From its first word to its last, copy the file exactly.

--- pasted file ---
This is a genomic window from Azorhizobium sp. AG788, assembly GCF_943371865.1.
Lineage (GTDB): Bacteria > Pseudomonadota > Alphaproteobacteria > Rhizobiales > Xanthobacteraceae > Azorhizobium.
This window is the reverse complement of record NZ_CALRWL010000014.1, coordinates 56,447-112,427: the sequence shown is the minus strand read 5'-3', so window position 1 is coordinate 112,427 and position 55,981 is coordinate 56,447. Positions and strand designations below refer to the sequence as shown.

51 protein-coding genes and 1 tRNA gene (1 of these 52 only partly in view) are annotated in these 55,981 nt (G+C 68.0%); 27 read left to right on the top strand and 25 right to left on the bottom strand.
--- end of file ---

This is a genomic window from Azorhizobium sp. AG788, assembly GCF_943371865.1.
Lineage (GTDB): Bacteria > Pseudomonadota > Alphaproteobacteria > Rhizobiales > Xanthobacteraceae > Azorhizobium.
This window is the reverse complement of record NZ_CALRWL010000014.1, coordinates 56,447-112,427: the sequence shown is the minus strand read 5'-3', so window position 1 is coordinate 112,427 and position 55,981 is coordinate 56,447. Positions and strand designations below refer to the sequence as shown.

51 protein-coding genes and 1 tRNA gene (1 of these 52 only partly in view) are annotated in these 55,981 nt (G+C 68.0%); 27 read left to right on the top strand and 25 right to left on the bottom strand.